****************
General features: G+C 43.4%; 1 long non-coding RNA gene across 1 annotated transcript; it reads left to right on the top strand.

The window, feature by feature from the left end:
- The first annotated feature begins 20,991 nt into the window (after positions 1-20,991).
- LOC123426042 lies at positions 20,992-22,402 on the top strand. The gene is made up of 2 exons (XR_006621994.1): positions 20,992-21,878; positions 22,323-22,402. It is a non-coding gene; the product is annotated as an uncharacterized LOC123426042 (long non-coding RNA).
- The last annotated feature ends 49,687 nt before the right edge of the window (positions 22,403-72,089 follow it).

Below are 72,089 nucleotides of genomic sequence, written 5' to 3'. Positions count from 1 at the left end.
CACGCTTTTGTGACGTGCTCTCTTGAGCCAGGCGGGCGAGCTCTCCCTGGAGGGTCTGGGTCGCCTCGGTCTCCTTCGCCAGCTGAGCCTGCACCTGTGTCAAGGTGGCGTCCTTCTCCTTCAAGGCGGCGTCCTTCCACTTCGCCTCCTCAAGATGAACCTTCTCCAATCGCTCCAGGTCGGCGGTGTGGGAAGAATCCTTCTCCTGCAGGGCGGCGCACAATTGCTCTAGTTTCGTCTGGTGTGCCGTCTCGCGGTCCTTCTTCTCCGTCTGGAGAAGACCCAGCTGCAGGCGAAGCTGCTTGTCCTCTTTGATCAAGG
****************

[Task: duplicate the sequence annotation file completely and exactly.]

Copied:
General features: G+C 43.4%; 1 long non-coding RNA gene across 1 annotated transcript; it reads left to right on the top strand.

The window, feature by feature from the left end:
- The first annotated feature begins 20,991 nt into the window (after positions 1-20,991).
- LOC123426042 lies at positions 20,992-22,402 on the top strand. The gene is made up of 2 exons (XR_006621994.1): positions 20,992-21,878; positions 22,323-22,402. It is a non-coding gene; the product is annotated as an uncharacterized LOC123426042 (long non-coding RNA).
- The last annotated feature ends 49,687 nt before the right edge of the window (positions 22,403-72,089 follow it).

Below are 72,089 nucleotides of genomic sequence, written 5' to 3'. Positions count from 1 at the left end.
CACGCTTTTGTGACGTGCTCTCTTGAGCCAGGCGGGCGAGCTCTCCCTGGAGGGTCTGGGTCGCCTCGGTCTCCTTCGCCAGCTGAGCCTGCACCTGTGTCAAGGTGGCGTCCTTCTCCTTCAAGGCGGCGTCCTTCCACTTCGCCTCCTCAAGATGAACCTTCTCCAATCGCTCCAGGTCGGCGGTGTGGGAAGAATCCTTCTCCTGCAGGGCGGCGCACAATTGCTCTAGTTTCGTCTGGTGTGCCGTCTCGCGGTCCTTCTTCTCCGTCTGGAGAAGACCCAGCTGCAGGCGAAGCTGCTTGTCCTCTTTGATCAAGG